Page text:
Dental Implants: The Process
Unlike other dental procedures, receiving dental implants is more of a process than a singular event. Here is a little more information on the process of receiving dental implants.
Your Initial Dental Implant Consultation
Before you are considered for dental implant surgery, our implant dentists will want to meet with you to see if dental implants are right for you. Your implant dentist will carefully evaluate the current health of your teeth, gums, and jaw tissue to determine which steps they need to take to place implants safely. During this consultation, the doctors will also talk with you about what to expect and answer any questions you might have about the procedure. You will also be asked to fill out a medical history form to see if you are eligible for the procedure. Depending on your oral health and history, implant placement can take anywhere from six months to a year to complete.
One of the most critical inspections during your initial dental implant appointments is to determine your oral health as well as the density, and depth of your jaw bone tissue.
If you have poor oral health, such as gum disease, we might need to treat it before proceeding. Gum disease is the leading cause of dental implant failure, so we want to eliminate it before we start your implant procedure.
Since dental implant posts fuse with your natural bone, they can’t be placed in an area that isn’t strong enough. You may have weak, porous, thin, or shallow bone tissue. If that is the case, you may need preparatory procedures such as sinus lifts or bone grafting before implants can be placed. Sinus lifts are designed to add more depth to the bone on your upper jaw, while bone grafts can be used to bolster jaw tissue throughout the mouth. If you need either of these procedures, you may need to heal for 2-3 months before we can place posts.
If you have healthy gums and adequate bone, you might not need any preparatory procedures. We can plan to place your dental implant at any time, including immediately after extracting teeth.
Dental bone grafting is a process in which a new bone is grown to correct damage and produce a healthier result. This can be achieved by using various grafting materials, while biologically active gels may be used to stimulate a more efficient growth. Once the bone has grown, it can serve the same function as the natural jawbone.
Given the significance of the procedure, it’s imperative that only a professional dentist with experience in this field is allowed to complete the process.
The Dental Bone Grafting Process Explained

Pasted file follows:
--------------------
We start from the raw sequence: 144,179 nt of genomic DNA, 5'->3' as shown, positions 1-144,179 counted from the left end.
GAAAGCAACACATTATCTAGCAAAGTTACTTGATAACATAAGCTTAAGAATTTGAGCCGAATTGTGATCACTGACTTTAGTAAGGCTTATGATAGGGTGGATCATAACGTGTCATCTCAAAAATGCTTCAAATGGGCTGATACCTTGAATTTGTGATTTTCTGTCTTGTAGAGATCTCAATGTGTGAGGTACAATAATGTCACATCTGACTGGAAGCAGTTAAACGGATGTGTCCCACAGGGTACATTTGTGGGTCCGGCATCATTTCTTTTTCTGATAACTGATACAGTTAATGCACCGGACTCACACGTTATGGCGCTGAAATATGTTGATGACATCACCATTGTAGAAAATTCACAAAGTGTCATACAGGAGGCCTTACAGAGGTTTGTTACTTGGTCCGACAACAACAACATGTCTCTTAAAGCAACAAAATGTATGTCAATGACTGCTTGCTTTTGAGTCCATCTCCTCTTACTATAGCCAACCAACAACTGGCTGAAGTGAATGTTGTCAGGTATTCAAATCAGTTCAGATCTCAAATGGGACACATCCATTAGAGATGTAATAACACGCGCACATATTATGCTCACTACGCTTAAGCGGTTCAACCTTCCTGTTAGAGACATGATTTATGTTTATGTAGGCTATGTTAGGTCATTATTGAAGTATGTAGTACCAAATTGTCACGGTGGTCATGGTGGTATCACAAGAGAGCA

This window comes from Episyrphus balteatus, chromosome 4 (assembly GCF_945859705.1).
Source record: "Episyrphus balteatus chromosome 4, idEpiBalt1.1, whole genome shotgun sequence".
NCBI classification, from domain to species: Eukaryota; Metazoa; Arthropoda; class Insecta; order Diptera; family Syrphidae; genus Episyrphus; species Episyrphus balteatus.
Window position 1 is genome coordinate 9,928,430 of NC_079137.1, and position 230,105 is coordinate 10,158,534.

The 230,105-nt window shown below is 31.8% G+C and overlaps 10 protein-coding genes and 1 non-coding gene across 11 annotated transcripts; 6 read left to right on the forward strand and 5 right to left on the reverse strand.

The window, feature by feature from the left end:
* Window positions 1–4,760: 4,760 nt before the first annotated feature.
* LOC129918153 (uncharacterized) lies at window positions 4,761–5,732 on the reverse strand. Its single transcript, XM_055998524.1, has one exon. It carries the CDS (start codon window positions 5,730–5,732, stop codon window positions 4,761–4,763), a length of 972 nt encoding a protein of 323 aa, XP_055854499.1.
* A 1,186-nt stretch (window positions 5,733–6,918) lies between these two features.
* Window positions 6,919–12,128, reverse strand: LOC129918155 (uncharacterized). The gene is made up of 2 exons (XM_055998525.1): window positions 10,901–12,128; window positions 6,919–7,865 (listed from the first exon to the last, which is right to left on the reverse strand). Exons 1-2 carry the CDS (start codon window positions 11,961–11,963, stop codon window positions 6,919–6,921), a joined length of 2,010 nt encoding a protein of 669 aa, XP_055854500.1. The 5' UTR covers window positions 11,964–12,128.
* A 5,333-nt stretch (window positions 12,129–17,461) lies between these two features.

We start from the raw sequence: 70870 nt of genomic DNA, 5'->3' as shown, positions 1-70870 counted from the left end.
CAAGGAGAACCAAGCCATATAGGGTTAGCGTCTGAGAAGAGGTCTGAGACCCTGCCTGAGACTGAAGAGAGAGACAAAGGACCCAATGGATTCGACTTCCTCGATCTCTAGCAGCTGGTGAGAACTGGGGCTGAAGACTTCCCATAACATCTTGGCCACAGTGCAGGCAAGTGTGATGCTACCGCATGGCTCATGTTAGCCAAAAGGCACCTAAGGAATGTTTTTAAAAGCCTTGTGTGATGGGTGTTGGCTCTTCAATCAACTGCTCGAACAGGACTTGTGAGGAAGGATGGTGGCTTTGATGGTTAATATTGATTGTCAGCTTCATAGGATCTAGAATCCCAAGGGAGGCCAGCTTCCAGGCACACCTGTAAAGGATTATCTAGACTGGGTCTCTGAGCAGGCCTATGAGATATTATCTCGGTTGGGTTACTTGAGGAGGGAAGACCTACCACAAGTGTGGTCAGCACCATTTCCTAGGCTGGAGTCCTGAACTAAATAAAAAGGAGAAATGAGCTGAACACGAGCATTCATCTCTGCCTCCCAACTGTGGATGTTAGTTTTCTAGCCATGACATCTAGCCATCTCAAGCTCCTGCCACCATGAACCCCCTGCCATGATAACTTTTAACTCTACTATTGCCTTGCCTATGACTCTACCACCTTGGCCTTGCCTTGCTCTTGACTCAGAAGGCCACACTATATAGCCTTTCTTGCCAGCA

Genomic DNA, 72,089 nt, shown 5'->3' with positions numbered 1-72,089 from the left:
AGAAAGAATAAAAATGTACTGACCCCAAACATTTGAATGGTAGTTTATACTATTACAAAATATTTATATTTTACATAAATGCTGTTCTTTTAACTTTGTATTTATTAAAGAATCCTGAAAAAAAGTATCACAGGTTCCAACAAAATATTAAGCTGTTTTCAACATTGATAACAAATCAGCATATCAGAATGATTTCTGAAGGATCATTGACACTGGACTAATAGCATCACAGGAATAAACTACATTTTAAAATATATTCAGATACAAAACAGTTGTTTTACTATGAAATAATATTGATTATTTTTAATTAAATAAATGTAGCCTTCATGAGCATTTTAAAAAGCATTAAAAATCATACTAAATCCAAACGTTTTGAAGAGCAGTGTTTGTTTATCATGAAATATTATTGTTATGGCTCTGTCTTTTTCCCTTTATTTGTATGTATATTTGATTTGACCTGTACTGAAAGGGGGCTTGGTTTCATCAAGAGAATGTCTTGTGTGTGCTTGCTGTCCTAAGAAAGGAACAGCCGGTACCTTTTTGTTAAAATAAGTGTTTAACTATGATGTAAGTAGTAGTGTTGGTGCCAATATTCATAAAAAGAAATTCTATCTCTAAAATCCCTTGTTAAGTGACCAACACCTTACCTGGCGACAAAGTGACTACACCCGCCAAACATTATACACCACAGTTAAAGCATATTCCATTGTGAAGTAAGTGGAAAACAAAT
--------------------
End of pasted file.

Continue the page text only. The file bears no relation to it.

Bone grafts are often required due to the shrinkage that occurs following tooth extraction. Sadly, this is something that can occur immediately after extraction and can shrink the jaw bone by up to 25% within just three months. Using a dental bone graft can shrink the cavity by over two-thirds, allowing patients to regain the opportunity to have tooth implants inserted at a later date.
Dental bone grafts can take many forms. Generally speaking, though, the process will be completed as follows:
- The gums are lifted, and the roots of the teeth are cleaned (if present).
- The affected area of the jawbone is prepared.
- The new bone graft is inserted into position.
- The new bone graft is treated with any materials that may aid growth.
- The graft is given time to grow before further treatments are used.
Bone grafting technologies have evolved at a rapid rate, allowing specialized dentists to complete a range of grafts. These include particulate grafts, block grafts, and sinus lifts. Westchester periodontist Dr. Kevin M. Loshak will discuss the possibilities at the consultation stage.
The Best Bone Graft for You
No two patients are the same, and damage to the jawbone can vary massively from case to case. Contributing factors include:
- Which teeth have been extracted.
- The level of gum disease.
- Whether the patient already has a false tooth or implant.
- The patient’s age, as well as their mouth size and shape.
With these issues in mind, it’s essential for Dr. Loshak to analyze the individual circumstances to find the right solution. Here are some of the graft types that may be suggested.
Sinus lifts are used to restore the maxillary sinuses in the upper jaw. This is most commonly required when a patient has lost several molars.
The maxillary sinus sits above the molars and can be compromised by the loss of those teeth, leading to drooping and bone loss that prevents implants from anchoring successfully. Sinus lifts are extensive grafting processes that involve an incision into the gum tissue before the maxillary sinus is cut and lifted. Finally, the bone graft is inserted in place.
Procedures take at least four months to be completed but may take longer.